Monthly Archives: August 2015

The unexpected greatness of Bulgaria’s local flags

As I’ve said in previous posts, I love flags. Fluttering all around us, they combine design, history, and politics–what could be more interesting than that? I know that I may be in the minority on this, but I think vexillology–the study of flags–is just about the coolest thing. You may not think so, yet, but I’d invite you to check out this TED Talk from the host of design podcast “99% Invisible,” and you might come away with a better idea of what I’m talking about.

The talk is called “the worst-designed thing you’ve never noticed,” which refers to civic flags. The world around, the flags of cities and regions tend to be hideous, designed-by-committee affairs. For a flag lover like me, one of the joys of moving to a new continent is seeing so many new designs. Moving to Bulgaria, I was impressed by how good the municipal shields and local flags are here. Instead of being the worst-designed thing around, Bulgaria’s local and regional civic iconography is pretty cool.

What’s the big deal with municipal design, anyway?

Every city has its own seal and flag, but like so many things about the places where we live, they may get ignored in the rush of everyday life. Unless someone lives in a city with an extraordinary sense of civic pride invested in its flag–basically just Chicago and Washington, DC–they may have no idea what their flag even looks like. I didn’t know what my hometown’s flag looked like for a long time, but it looks like this:
2000px-Flag_of_San_Diego,_California.svg

It’s not pretty, and it resembles most US city flags. A tricolor composed of not-very-appealing colors, with a seal in the middle that has at least 5 design elements too many:

Flag_-_Los_Angeles

Flag of Los Angeles

2000px-Flag_of_New_York_City.svg

Flag of New York

American municipal seals will generally include between 3 and 5 design motifs in honor of local industry, several human figures (Greek goddesses or settlers & indians), regional fauna, an eagle, farm equipment, mottos in at least 2 languages, and the date of founding. The result usually looks like this:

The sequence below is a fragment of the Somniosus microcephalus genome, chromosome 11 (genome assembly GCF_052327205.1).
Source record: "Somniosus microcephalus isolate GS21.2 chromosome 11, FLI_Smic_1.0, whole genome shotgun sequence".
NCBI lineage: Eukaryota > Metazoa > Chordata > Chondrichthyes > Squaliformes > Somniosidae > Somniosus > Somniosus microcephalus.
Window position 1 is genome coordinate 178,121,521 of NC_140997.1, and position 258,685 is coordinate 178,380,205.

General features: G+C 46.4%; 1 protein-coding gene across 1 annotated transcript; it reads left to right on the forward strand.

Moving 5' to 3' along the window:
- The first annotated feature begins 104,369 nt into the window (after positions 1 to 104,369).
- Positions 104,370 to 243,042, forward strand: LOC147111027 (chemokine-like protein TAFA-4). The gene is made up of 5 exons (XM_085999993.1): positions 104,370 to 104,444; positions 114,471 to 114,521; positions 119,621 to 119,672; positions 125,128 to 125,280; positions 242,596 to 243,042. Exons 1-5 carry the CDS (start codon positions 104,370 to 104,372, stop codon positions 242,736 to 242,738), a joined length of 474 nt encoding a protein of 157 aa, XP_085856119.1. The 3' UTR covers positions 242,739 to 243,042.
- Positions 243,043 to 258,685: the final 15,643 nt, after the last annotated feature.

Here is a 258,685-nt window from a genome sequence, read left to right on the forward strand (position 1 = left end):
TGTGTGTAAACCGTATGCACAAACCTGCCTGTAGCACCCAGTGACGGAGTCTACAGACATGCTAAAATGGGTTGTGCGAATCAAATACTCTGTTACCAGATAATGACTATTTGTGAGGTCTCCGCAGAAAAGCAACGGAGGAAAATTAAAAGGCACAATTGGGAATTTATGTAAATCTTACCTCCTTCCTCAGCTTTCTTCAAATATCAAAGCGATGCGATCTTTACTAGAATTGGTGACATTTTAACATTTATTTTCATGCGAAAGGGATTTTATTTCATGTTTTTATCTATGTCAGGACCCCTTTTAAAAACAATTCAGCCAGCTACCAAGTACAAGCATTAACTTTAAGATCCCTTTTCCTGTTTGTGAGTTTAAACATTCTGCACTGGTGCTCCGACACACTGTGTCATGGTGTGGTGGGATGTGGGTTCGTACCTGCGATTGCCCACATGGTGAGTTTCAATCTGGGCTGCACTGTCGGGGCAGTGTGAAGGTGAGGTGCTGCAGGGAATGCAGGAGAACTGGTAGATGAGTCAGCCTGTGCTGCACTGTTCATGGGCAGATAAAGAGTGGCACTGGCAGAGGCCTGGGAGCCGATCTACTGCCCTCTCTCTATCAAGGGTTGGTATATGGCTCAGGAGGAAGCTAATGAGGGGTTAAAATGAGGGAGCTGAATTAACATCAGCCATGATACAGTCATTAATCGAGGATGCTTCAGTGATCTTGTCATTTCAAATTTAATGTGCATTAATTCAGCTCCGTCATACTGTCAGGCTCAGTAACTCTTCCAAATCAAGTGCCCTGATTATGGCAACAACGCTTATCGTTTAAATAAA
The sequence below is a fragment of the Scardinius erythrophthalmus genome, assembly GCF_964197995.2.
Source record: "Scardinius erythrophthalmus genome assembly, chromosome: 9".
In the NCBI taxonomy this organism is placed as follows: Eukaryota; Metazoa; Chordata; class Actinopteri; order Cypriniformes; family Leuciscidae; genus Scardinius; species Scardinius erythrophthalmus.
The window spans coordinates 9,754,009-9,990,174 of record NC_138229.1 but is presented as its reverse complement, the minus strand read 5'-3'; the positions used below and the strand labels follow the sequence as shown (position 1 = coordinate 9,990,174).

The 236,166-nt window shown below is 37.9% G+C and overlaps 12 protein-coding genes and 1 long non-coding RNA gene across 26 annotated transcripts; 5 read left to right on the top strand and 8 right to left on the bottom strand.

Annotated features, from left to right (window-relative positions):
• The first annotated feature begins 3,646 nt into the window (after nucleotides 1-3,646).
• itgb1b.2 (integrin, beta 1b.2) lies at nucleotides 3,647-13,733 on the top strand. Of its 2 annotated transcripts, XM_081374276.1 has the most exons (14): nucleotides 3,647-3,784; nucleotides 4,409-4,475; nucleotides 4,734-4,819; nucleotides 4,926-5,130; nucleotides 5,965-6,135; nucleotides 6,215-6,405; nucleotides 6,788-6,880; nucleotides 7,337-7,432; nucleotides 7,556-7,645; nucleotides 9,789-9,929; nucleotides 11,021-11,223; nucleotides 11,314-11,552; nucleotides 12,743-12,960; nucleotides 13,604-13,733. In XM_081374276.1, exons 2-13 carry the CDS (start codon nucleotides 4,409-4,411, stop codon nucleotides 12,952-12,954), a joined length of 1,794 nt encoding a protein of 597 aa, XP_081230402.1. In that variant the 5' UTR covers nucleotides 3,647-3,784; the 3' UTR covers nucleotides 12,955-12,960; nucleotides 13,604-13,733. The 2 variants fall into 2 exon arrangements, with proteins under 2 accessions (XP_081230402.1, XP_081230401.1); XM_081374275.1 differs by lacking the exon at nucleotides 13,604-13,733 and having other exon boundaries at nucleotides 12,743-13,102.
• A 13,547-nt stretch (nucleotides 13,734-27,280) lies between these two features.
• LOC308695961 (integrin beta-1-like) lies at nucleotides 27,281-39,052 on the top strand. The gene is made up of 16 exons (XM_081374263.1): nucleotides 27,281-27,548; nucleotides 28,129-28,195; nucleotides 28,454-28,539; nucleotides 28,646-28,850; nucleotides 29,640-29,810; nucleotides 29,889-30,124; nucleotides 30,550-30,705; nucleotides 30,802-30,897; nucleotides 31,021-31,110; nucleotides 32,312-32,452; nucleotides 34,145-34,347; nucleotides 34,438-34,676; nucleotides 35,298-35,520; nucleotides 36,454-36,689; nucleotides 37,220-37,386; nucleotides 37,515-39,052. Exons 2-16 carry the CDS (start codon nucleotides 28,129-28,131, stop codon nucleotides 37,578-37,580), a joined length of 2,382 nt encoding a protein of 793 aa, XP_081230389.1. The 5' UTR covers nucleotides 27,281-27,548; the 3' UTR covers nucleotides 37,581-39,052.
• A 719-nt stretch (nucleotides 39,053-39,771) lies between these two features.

Minneapolis_seal

It’s one thing for a seal to be stamped on top of an official document. Unfortunately, most US state flags plop these unsightly seals on monochrome, usually blue, fields. This design motif is disparagingly known as “blobs on bedsheets,” for obvious reasons. The US isn’t alone in this; Mexico’s state flags follow almost the same styling, except the favored color is white.

Europe generally doesn’t fare much better. US seals show their age, mostly looking like the 18th century wood-block prints they initially were. European regional and municipal flags betray their medieval origins by usually being mish-mashes of elements like cups, crowns, and castles; crazy blends of animals, crosses, and heraldic elements, or uninspired color bands festooned with shields. The best European city flag, Amsterdam, is the result of taking the most distinct element from a typical European municipal coat-of-arms

Wapen_van_Amsterdam.svg

and making that the entire flag:

450px-Flag_of_Amsterdam.svg

People with an eye for design will single out Chicago, the District of Columbia, Amsterdam, and a few other exceptions as examples of terrific municipal design. There are probably only a handful of people who associate Bulgaria with terrific municipal design–one of whom lives in my apartment. However, Bulgaria deserves to rank great civic art alongside terrific yogurt and cheap domestic beer as points of national pride. Here’s why. Continue reading

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